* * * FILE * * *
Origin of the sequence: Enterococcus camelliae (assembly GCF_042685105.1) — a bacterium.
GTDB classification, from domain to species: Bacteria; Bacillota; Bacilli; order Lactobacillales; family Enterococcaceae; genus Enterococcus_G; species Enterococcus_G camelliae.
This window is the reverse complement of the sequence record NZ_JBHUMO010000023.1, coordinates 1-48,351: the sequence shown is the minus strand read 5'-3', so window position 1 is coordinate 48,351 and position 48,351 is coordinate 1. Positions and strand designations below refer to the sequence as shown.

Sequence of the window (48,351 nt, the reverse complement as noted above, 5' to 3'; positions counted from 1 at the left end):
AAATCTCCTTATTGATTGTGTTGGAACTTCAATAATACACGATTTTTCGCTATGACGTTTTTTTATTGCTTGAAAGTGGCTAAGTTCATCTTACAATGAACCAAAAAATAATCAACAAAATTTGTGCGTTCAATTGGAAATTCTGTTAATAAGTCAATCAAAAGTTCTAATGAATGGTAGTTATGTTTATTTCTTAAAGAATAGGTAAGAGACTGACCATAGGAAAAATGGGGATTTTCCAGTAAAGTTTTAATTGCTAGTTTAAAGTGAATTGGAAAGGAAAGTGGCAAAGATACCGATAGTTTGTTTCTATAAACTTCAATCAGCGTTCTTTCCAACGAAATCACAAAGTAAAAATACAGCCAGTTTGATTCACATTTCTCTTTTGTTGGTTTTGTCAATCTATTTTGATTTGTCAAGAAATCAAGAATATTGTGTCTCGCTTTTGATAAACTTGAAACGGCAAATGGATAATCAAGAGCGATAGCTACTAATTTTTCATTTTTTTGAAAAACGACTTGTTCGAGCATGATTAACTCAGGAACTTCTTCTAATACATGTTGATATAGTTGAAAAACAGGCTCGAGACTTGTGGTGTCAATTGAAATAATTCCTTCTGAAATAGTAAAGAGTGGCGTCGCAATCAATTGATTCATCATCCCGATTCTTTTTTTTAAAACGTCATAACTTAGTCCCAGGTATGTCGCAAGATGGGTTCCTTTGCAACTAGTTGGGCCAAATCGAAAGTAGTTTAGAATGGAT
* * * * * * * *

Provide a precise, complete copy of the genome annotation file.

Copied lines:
Origin of the sequence: Enterococcus camelliae (assembly GCF_042685105.1) — a bacterium.
GTDB classification, from domain to species: Bacteria; Bacillota; Bacilli; order Lactobacillales; family Enterococcaceae; genus Enterococcus_G; species Enterococcus_G camelliae.
This window is the reverse complement of the sequence record NZ_JBHUMO010000023.1, coordinates 1-48,351: the sequence shown is the minus strand read 5'-3', so window position 1 is coordinate 48,351 and position 48,351 is coordinate 1. Positions and strand designations below refer to the sequence as shown.

Sequence of the window (48,351 nt, the reverse complement as noted above, 5' to 3'; positions counted from 1 at the left end):
AAATCTCCTTATTGATTGTGTTGGAACTTCAATAATACACGATTTTTCGCTATGACGTTTTTTTATTGCTTGAAAGTGGCTAAGTTCATCTTACAATGAACCAAAAAATAATCAACAAAATTTGTGCGTTCAATTGGAAATTCTGTTAATAAGTCAATCAAAAGTTCTAATGAATGGTAGTTATGTTTATTTCTTAAAGAATAGGTAAGAGACTGACCATAGGAAAAATGGGGATTTTCCAGTAAAGTTTTAATTGCTAGTTTAAAGTGAATTGGAAAGGAAAGTGGCAAAGATACCGATAGTTTGTTTCTATAAACTTCAATCAGCGTTCTTTCCAACGAAATCACAAAGTAAAAATACAGCCAGTTTGATTCACATTTCTCTTTTGTTGGTTTTGTCAATCTATTTTGATTTGTCAAGAAATCAAGAATATTGTGTCTCGCTTTTGATAAACTTGAAACGGCAAATGGATAATCAAGAGCGATAGCTACTAATTTTTCATTTTTTTGAAAAACGACTTGTTCGAGCATGATTAACTCAGGAACTTCTTCTAATACATGTTGATATAGTTGAAAAACAGGCTCGAGACTTGTGGTGTCAATTGAAATAATTCCTTCTGAAATAGTAAAGAGTGGCGTCGCAATCAATTGATTCATCATCCCGATTCTTTTTTTTAAAACGTCATAACTTAGTCCCAGGTATGTCGCAAGATGGGTTCCTTTGCAACTAGTTGGGCCAAATCGAAAGTAGTTTAGAATGGAT